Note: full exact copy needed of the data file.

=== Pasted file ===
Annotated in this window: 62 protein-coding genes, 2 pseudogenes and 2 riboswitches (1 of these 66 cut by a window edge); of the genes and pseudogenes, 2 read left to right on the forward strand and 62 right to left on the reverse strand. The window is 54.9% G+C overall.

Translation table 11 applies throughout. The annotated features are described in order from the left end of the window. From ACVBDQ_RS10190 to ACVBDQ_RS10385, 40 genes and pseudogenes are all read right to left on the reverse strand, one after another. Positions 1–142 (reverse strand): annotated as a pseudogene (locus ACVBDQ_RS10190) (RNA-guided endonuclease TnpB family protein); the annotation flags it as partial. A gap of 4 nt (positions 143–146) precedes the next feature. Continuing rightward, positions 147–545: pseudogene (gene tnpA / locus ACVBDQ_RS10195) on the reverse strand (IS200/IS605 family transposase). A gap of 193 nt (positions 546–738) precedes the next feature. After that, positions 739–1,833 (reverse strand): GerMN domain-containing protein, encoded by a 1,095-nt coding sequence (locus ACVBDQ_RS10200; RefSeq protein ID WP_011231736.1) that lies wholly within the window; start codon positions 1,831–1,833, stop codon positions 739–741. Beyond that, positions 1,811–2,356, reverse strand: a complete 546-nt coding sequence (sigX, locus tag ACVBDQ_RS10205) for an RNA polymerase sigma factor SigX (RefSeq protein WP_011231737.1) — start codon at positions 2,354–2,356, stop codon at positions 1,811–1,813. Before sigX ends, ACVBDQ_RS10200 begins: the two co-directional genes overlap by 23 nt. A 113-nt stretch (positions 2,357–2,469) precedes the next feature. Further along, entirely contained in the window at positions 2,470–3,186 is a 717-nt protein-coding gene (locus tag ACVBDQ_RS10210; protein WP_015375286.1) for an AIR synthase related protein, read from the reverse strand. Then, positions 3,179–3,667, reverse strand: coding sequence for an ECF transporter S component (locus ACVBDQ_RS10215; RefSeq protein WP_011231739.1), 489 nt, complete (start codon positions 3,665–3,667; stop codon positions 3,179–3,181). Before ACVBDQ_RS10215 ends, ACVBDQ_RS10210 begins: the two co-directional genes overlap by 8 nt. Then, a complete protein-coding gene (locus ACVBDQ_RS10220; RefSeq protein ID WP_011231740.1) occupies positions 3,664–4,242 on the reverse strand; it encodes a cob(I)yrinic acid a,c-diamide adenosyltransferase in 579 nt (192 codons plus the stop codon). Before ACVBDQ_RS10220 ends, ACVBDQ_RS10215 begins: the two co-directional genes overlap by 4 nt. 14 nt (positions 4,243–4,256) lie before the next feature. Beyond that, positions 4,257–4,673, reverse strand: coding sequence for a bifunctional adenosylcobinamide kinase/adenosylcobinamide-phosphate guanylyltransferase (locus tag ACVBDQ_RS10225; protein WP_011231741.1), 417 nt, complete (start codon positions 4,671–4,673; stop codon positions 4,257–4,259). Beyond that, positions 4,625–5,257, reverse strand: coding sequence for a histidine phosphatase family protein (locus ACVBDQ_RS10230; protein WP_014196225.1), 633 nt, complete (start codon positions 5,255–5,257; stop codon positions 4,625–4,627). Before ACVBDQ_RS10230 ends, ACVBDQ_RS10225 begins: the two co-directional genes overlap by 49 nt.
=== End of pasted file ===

Annotated in this window: 62 protein-coding genes, 2 pseudogenes and 2 riboswitches (1 of these 66 cut by a window edge); of the genes and pseudogenes, 2 read left to right on the forward strand and 62 right to left on the reverse strand. The window is 54.9% G+C overall.

Translation table 11 applies throughout. The annotated features are described in order from the left end of the window. From ACVBDQ_RS10190 to ACVBDQ_RS10385, 40 genes and pseudogenes are all read right to left on the reverse strand, one after another. Positions 1–142 (reverse strand): annotated as a pseudogene (locus ACVBDQ_RS10190) (RNA-guided endonuclease TnpB family protein); the annotation flags it as partial. A gap of 4 nt (positions 143–146) precedes the next feature. Continuing rightward, positions 147–545: pseudogene (gene tnpA / locus ACVBDQ_RS10195) on the reverse strand (IS200/IS605 family transposase). A gap of 193 nt (positions 546–738) precedes the next feature. After that, positions 739–1,833 (reverse strand): GerMN domain-containing protein, encoded by a 1,095-nt coding sequence (locus ACVBDQ_RS10200; RefSeq protein ID WP_011231736.1) that lies wholly within the window; start codon positions 1,831–1,833, stop codon positions 739–741. Beyond that, positions 1,811–2,356, reverse strand: a complete 546-nt coding sequence (sigX, locus tag ACVBDQ_RS10205) for an RNA polymerase sigma factor SigX (RefSeq protein WP_011231737.1) — start codon at positions 2,354–2,356, stop codon at positions 1,811–1,813. Before sigX ends, ACVBDQ_RS10200 begins: the two co-directional genes overlap by 23 nt. A 113-nt stretch (positions 2,357–2,469) precedes the next feature. Further along, entirely contained in the window at positions 2,470–3,186 is a 717-nt protein-coding gene (locus tag ACVBDQ_RS10210; protein WP_015375286.1) for an AIR synthase related protein, read from the reverse strand. Then, positions 3,179–3,667, reverse strand: coding sequence for an ECF transporter S component (locus ACVBDQ_RS10215; RefSeq protein WP_011231739.1), 489 nt, complete (start codon positions 3,665–3,667; stop codon positions 3,179–3,181). Before ACVBDQ_RS10215 ends, ACVBDQ_RS10210 begins: the two co-directional genes overlap by 8 nt. Then, a complete protein-coding gene (locus ACVBDQ_RS10220; RefSeq protein ID WP_011231740.1) occupies positions 3,664–4,242 on the reverse strand; it encodes a cob(I)yrinic acid a,c-diamide adenosyltransferase in 579 nt (192 codons plus the stop codon). Before ACVBDQ_RS10220 ends, ACVBDQ_RS10215 begins: the two co-directional genes overlap by 4 nt. 14 nt (positions 4,243–4,256) lie before the next feature. Beyond that, positions 4,257–4,673, reverse strand: coding sequence for a bifunctional adenosylcobinamide kinase/adenosylcobinamide-phosphate guanylyltransferase (locus tag ACVBDQ_RS10225; protein WP_011231741.1), 417 nt, complete (start codon positions 4,671–4,673; stop codon positions 4,257–4,259). Beyond that, positions 4,625–5,257, reverse strand: coding sequence for a histidine phosphatase family protein (locus ACVBDQ_RS10230; protein WP_014196225.1), 633 nt, complete (start codon positions 5,255–5,257; stop codon positions 4,625–4,627). Before ACVBDQ_RS10230 ends, ACVBDQ_RS10225 begins: the two co-directional genes overlap by 49 nt.